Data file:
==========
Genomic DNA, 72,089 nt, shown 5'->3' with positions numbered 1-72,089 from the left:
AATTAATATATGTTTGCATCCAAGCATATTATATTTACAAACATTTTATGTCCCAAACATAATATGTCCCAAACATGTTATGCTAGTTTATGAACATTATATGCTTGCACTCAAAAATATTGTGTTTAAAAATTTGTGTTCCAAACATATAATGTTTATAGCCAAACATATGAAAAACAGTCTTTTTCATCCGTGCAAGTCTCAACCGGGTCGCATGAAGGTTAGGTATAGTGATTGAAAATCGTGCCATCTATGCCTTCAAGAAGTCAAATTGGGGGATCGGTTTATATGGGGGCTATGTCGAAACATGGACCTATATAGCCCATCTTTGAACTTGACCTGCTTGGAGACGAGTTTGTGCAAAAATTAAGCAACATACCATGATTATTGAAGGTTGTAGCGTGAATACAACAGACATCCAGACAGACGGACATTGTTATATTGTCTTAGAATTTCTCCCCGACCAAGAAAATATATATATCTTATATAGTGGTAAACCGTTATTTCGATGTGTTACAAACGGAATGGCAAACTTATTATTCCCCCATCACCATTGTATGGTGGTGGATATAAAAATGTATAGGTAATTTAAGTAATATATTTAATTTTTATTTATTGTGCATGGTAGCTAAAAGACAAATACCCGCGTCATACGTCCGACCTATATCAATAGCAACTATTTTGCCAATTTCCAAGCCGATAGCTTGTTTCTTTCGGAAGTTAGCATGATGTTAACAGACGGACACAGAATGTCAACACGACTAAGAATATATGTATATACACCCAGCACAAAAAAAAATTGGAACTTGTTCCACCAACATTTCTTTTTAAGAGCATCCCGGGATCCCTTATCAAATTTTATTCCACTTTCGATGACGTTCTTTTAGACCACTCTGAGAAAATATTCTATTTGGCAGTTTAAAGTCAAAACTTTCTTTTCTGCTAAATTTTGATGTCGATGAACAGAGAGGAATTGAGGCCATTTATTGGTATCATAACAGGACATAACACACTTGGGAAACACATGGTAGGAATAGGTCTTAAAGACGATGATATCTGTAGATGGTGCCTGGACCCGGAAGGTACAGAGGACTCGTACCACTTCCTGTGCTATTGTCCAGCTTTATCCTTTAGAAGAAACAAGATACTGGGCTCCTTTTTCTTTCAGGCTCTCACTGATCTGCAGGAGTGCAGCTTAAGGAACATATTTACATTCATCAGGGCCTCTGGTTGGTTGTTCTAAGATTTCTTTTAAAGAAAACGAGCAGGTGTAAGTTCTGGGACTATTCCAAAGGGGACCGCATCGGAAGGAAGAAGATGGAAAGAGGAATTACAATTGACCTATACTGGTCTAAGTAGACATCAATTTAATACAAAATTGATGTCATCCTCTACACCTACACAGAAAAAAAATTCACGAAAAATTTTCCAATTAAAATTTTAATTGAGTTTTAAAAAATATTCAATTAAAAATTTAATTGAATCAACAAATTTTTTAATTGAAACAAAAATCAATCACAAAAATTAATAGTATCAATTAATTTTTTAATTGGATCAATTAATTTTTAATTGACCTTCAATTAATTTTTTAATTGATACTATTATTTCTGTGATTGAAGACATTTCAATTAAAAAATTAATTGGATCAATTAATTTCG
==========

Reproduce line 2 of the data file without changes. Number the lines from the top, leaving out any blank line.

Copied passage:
AATTAATATATGTTTGCATCCAAGCATATTATATTTACAAACATTTTATGTCCCAAACATAATATGTCCCAAACATGTTATGCTAGTTTATGAACATTATATGCTTGCACTCAAAAATATTGTGTTTAAAAATTTGTGTTCCAAACATATAATGTTTATAGCCAAACATATGAAAAACAGTCTTTTTCATCCGTGCAAGTCTCAACCGGGTCGCATGAAGGTTAGGTATAGTGATTGAAAATCGTGCCATCTATGCCTTCAAGAAGTCAAATTGGGGGATCGGTTTATATGGGGGCTATGTCGAAACATGGACCTATATAGCCCATCTTTGAACTTGACCTGCTTGGAGACGAGTTTGTGCAAAAATTAAGCAACATACCATGATTATTGAAGGTTGTAGCGTGAATACAACAGACATCCAGACAGACGGACATTGTTATATTGTCTTAGAATTTCTCCCCGACCAAGAAAATATATATATCTTATATAGTGGTAAACCGTTATTTCGATGTGTTACAAACGGAATGGCAAACTTATTATTCCCCCATCACCATTGTATGGTGGTGGATATAAAAATGTATAGGTAATTTAAGTAATATATTTAATTTTTATTTATTGTGCATGGTAGCTAAAAGACAAATACCCGCGTCATACGTCCGACCTATATCAATAGCAACTATTTTGCCAATTTCCAAGCCGATAGCTTGTTTCTTTCGGAAGTTAGCATGATGTTAACAGACGGACACAGAATGTCAACACGACTAAGAATATATGTATATACACCCAGCACAAAAAAAAATTGGAACTTGTTCCACCAACATTTCTTTTTAAGAGCATCCCGGGATCCCTTATCAAATTTTATTCCACTTTCGATGACGTTCTTTTAGACCACTCTGAGAAAATATTCTATTTGGCAGTTTAAAGTCAAAACTTTCTTTTCTGCTAAATTTTGATGTCGATGAACAGAGAGGAATTGAGGCCATTTATTGGTATCATAACAGGACATAACACACTTGGGAAACACATGGTAGGAATAGGTCTTAAAGACGATGATATCTGTAGATGGTGCCTGGACCCGGAAGGTACAGAGGACTCGTACCACTTCCTGTGCTATTGTCCAGCTTTATCCTTTAGAAGAAACAAGATACTGGGCTCCTTTTTCTTTCAGGCTCTCACTGATCTGCAGGAGTGCAGCTTAAGGAACATATTTACATTCATCAGGGCCTCTGGTTGGTTGTTCTAAGATTTCTTTTAAAGAAAACGAGCAGGTGTAAGTTCTGGGACTATTCCAAAGGGGACCGCATCGGAAGGAAGAAGATGGAAAGAGGAATTACAATTGACCTATACTGGTCTAAGTAGACATCAATTTAATACAAAATTGATGTCATCCTCTACACCTACACAGAAAAAAAATTCACGAAAAATTTTCCAATTAAAATTTTAATTGAGTTTTAAAAAATATTCAATTAAAAATTTAATTGAATCAACAAATTTTTTAATTGAAACAAAAATCAATCACAAAAATTAATAGTATCAATTAATTTTTTAATTGGATCAATTAATTTTTAATTGACCTTCAATTAATTTTTTAATTGATACTATTATTTCTGTGATTGAAGACATTTCAATTAAAAAATTAATTGGATCAATTAATTTCG